Stephanie Bernstein lost her husband on Pan Am Flight 103. Like Marquise, the American is emphatic that all the evidence points towards Megrahi.
"He did not wake up one morning, along with Fhimah, and say 'we've got nothing better to do, lets put a bomb on a plane,' they were agents of the Libyan intelligence service so they were of that part of (Muammar) Gaddafi's Libyan regime," Bernstein told Al Jazeera. "So they absolutely did not act alone - but I've got absolutely no doubt about [Megrahi's] guilt in terms of what he was convicted of."
As a dissenting voice to those of Bernstein, few are more high profile than Jim Swire. The Brit lost his daughter in the bombing and has consistently rejected the trial's outcome, arguing that the wrong man was convicted for the atrocity, and that two crucial points remain unanswered, both of which he and involved members of the British relatives are intending to officially challenge through an application for a further appeal against Megrahi's conviction or another route.
"Our position is that we've always wanted to know the truth about why the plane wasn't protected and who it really was that killed our loved ones," Swire told Al Jazeera. "And, we're not just going to go away because the (Scottish and British governments) are refusing our reasonable requests to give us that information… I've taken steps to organise the British relatives - and we are having a series of meetings with lawyers, but there won't be a satisfying statement about what the British relatives are going to do until the third week of January at the earliest."
Megrahi: A scapegoat?
Yet, as to searching out other avenues of blame for the Lockerbie disaster and giving credence to the claims made by Kerr and others who, by way of published works, have cast doubt on the eyewitness account of Gauci selling the clothes, Malta airport being the starting point for the bomb and other aspects of the evidence, Bernstein remains unmoved.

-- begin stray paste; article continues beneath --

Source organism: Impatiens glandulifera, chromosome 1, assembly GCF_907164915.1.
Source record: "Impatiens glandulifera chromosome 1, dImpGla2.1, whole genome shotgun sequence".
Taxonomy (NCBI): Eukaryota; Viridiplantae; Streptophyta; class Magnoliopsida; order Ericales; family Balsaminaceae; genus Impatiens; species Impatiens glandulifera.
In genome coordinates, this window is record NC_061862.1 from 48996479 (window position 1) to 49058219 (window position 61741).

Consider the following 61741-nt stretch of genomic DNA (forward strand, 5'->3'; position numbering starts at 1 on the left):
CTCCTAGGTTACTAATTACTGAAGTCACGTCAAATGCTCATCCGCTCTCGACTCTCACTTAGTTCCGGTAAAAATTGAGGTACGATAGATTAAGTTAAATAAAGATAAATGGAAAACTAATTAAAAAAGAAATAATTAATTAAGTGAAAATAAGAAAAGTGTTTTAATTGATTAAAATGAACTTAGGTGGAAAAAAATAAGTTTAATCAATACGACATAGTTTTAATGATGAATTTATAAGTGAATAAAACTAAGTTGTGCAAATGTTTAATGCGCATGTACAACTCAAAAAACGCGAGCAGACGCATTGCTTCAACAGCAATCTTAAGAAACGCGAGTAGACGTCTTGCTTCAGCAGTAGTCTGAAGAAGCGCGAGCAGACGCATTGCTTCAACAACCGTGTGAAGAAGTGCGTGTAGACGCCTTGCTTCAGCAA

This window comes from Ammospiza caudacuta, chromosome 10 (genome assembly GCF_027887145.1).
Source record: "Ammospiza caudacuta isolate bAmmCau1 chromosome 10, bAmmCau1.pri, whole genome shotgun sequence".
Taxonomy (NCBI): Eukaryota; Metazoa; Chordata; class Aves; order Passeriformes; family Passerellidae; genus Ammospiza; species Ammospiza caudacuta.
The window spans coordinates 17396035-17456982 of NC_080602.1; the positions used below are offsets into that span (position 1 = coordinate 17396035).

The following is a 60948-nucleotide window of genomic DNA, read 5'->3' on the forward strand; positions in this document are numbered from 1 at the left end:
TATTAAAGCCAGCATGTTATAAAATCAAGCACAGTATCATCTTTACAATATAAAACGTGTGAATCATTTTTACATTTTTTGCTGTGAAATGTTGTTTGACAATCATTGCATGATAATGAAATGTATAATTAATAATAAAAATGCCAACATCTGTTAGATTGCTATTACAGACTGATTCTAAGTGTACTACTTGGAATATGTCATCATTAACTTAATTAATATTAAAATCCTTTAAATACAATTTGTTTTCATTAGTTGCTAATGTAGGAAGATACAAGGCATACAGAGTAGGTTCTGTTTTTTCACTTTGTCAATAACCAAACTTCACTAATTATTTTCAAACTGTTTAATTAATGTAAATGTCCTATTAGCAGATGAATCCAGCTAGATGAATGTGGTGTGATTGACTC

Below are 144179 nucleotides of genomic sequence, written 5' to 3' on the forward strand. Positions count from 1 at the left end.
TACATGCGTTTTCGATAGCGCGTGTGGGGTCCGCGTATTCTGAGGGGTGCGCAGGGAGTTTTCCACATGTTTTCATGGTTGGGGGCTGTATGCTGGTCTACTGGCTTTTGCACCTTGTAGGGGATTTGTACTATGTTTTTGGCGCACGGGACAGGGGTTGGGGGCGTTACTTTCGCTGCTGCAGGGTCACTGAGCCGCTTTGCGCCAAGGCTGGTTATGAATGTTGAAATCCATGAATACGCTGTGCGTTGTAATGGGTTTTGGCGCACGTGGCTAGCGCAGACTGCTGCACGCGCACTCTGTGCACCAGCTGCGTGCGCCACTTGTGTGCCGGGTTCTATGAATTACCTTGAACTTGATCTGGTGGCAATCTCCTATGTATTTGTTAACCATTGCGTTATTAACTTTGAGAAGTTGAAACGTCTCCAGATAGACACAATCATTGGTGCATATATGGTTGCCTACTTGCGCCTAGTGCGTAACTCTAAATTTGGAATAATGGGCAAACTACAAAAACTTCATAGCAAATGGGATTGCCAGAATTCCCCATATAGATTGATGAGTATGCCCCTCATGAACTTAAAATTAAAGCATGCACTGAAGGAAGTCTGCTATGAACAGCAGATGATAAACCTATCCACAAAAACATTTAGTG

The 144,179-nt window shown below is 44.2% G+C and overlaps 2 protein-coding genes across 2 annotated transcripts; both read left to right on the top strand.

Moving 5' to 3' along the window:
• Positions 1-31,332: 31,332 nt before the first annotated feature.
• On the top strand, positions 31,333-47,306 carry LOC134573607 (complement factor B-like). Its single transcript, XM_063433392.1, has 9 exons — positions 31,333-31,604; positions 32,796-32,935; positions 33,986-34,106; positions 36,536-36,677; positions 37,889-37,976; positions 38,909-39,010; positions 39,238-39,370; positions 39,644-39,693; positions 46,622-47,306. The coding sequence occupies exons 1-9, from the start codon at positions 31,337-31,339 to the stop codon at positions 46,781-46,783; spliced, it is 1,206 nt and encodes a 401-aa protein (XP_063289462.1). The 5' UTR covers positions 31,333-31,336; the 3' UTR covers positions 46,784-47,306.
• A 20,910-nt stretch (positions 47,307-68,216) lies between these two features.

"These are old recycled stories - none of these are new," says Bernstein, who argues "the real story of Lockerbie is the dogged determination of the Scottish police and the FBI and Scottish law enforcement in general who covered every single inch of that territory (of debris) by foot". "If you said to me a couple of months ago, what would you predict about what would happen about press coverage around the 25th anniversary, I think we all would have predicted this."
But, why the widely-reported difference between the conviction of the US families who believe in Megrahi's guilt and many of their UK counterparts who have expressed grave doubt? Swire claims that the stateside relatives "seem to be ready to accept what their government tells them much more readily than many of us do".
"When the trial was ongoing, it was two British relatives, one of whom was me, who were there and watched the trial unfold - and became convinced to their horror that they were seeing a scapegoating of Megrahi," adds the retired GP, who contends that the American families likely "wish I would just go away and forget it all".
But, even for many of those on the other side of the Atlantic who are themselves yet to be convinced of Megrahi's innocence, there is a belief that efforts to clear his name must be directly confronted if only to lift a shadow from one of Scotland's most revered national institutions.
"Lockerbie is a huge cloud hanging over the Scottish justice system," Magnus Linklater, a leading Scottish political commentator, told Al Jazeera. "It's almost as if the allegation that Megrahi is innocent is the default position. But, that in its turn has not been tested and it's been allowed to go unchallenged and it's high time that it was properly challenged."